The 7 Best Substitutes for Nutmeg
But one swap-out spice stands above the rest
Are you cooking a recipe and find that you've run out of that all-important spice, nutmeg? Don't fret. Save yourself a trip to the store, and don't let a lack of nutmeg keep you from completing that special recipe. There are seven perfectly adequate spices that you can swap out for nutmeg in a pinch—but one stands out above the rest. Read on to learn the best substitute for nutmeg as well as six other spices that will also work.
The Best Bet is Mace
This is the closest and best substitute for nutmeg. Mace is actually the outer membrane that surrounds nutmeg before it's harvested, so it shares a lot of the same flavors. Replace the nutmeg in your recipe with an equal amount of mace. But, if your pantry lacks this special spice, there are six other substitutes that will do the trick.
This is a spice blend that is commonly used in Indian, Pakistani, and other Asian cuisines. The ingredients vary, but a typical recipe includes mace, nutmeg, cinnamon, and cloves, so it makes a good substitute for nutmeg. Since garam masala also typically includes peppercorns, bay leaves, and cumin, this substitute works best in savory dishes. Replace it measure for measure.
Pumpkin Pie Spice
This fall favorite is a blend of nutmeg, allspice, ginger, and cinnamon. So, if you use it as a substitute, you'll be getting some actual nutmeg into your recipe, plus several other spices that work well as a nutmeg substitute. It can be used in both sweet and savory dishes with good results. Replace the nutmeg called for with an equal amount of pumpkin pie spice.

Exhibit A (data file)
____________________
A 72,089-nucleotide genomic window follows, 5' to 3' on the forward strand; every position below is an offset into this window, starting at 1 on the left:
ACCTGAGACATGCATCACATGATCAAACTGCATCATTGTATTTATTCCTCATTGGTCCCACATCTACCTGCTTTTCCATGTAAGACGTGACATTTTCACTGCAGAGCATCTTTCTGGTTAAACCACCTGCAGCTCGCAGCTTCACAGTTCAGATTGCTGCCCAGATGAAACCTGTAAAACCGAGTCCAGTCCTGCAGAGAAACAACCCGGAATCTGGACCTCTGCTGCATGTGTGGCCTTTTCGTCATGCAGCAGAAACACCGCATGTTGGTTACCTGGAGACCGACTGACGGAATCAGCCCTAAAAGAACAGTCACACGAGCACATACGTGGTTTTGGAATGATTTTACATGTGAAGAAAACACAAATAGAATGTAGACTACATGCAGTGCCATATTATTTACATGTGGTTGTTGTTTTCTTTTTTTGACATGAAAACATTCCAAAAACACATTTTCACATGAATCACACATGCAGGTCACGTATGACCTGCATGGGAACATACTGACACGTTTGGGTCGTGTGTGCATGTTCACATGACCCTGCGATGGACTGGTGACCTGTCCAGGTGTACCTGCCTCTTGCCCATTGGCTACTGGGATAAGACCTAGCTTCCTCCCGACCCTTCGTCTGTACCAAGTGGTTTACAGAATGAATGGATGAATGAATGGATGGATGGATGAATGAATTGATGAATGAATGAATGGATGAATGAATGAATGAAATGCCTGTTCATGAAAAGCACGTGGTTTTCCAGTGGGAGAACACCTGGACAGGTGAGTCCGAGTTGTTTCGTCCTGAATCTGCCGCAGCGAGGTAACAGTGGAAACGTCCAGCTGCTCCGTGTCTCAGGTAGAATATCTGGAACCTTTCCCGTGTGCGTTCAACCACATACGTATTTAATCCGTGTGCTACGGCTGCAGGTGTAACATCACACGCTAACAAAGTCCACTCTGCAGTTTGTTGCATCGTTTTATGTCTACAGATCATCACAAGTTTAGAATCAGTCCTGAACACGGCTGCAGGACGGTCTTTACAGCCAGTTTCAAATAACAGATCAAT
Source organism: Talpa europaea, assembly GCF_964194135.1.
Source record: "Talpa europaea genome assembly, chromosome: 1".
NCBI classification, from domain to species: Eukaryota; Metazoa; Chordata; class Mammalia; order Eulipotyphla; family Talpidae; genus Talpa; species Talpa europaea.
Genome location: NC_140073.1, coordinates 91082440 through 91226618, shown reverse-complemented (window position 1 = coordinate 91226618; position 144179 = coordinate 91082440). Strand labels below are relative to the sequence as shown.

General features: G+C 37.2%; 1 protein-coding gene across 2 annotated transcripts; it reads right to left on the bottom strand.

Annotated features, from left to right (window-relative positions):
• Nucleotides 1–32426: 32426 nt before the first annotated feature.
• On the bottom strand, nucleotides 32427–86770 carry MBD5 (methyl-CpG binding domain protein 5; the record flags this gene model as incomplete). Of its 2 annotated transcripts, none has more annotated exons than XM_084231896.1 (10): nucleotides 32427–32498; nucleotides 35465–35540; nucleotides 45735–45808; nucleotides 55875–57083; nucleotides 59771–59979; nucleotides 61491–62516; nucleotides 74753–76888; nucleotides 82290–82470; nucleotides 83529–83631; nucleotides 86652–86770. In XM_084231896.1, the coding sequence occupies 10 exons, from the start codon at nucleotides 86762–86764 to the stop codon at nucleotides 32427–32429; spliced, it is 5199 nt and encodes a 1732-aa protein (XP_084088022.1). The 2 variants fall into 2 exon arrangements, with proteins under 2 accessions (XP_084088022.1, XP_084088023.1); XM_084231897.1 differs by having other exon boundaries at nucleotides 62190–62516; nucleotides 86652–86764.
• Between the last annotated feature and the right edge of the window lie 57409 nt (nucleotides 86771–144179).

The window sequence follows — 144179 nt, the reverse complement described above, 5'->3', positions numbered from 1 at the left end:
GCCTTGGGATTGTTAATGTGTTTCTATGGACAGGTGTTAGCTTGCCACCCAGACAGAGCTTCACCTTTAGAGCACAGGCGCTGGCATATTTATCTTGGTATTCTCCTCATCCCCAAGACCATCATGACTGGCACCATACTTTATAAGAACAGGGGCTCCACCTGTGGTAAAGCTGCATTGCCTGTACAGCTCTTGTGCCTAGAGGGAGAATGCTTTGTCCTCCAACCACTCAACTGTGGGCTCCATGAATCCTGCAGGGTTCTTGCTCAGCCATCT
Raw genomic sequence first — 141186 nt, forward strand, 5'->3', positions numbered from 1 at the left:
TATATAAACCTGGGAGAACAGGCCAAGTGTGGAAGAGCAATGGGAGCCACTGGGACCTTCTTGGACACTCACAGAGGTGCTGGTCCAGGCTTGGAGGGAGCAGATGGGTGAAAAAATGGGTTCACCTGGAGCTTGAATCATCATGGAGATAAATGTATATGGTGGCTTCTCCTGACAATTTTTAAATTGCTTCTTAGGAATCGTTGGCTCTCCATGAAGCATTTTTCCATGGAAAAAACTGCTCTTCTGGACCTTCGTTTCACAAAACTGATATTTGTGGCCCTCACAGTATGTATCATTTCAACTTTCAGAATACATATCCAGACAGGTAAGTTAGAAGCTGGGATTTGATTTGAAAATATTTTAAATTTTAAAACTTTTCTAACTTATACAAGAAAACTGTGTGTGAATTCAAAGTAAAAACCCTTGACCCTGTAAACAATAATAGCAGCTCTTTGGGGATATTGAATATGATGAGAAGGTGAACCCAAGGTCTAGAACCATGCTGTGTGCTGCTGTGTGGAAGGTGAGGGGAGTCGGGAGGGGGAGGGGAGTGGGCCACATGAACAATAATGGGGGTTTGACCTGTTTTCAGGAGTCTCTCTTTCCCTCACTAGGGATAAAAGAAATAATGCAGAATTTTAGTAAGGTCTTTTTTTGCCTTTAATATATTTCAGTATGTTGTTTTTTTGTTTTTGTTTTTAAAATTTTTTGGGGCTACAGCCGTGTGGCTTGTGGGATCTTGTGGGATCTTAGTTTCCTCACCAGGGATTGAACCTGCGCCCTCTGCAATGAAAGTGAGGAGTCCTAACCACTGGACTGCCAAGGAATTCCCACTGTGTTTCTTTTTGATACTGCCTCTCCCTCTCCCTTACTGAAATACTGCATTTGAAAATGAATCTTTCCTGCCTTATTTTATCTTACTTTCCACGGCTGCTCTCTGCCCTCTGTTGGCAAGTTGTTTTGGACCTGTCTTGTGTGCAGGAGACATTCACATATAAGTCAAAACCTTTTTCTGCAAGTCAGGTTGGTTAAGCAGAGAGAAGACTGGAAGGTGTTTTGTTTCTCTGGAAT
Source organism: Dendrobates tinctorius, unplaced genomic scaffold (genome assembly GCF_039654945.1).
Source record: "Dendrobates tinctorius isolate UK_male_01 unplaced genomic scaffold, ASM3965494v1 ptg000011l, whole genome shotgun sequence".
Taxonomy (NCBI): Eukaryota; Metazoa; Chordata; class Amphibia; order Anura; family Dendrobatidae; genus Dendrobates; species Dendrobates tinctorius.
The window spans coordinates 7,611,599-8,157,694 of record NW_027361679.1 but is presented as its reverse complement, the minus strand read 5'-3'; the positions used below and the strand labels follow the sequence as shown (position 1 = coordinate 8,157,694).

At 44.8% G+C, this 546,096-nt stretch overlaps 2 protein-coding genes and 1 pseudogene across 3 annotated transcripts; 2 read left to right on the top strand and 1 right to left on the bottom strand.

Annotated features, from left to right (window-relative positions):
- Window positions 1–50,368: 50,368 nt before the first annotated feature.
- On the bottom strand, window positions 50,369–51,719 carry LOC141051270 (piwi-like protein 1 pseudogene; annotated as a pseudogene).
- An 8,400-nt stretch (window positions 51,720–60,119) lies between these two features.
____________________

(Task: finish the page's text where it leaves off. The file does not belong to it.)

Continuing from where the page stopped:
You can use cinnamon as a replacement for nutmeg in both sweet and savory recipes. It has a similar flavor profile, but it's a bit more pungent, so start by using half as much, and taste to determine if you need to add more.
The English thought this spice tasted like a blend of cinnamon, nutmeg, and cloves, so they named it allspice. That flavor profile makes it a good choice for a nutmeg substitute. Use an equal amount of allspice in place of the nutmeg called for in your recipe.
This root has a spicier bite than nutmeg, but it tends to work well in the types of recipes that nutmeg is used in. Since ginger lacks a sweet side, you'll find it works best as a replacement for savory dishes. Replace the nutmeg called for with an equal amount of ground ginger in meat and vegetable dishes.
Cloves have a sweet, spicy, peppery flavor that goes nicely with nutmeg. For this reason, you'll often see recipes that call for both. If you don't have nutmeg, you can use ground cloves instead. Just know that a little goes a long way. Half as much cloves should get the job done. If the recipe you're working on already calls for cloves, consider using a different substitute. You definitely don't want to overdo the cloves.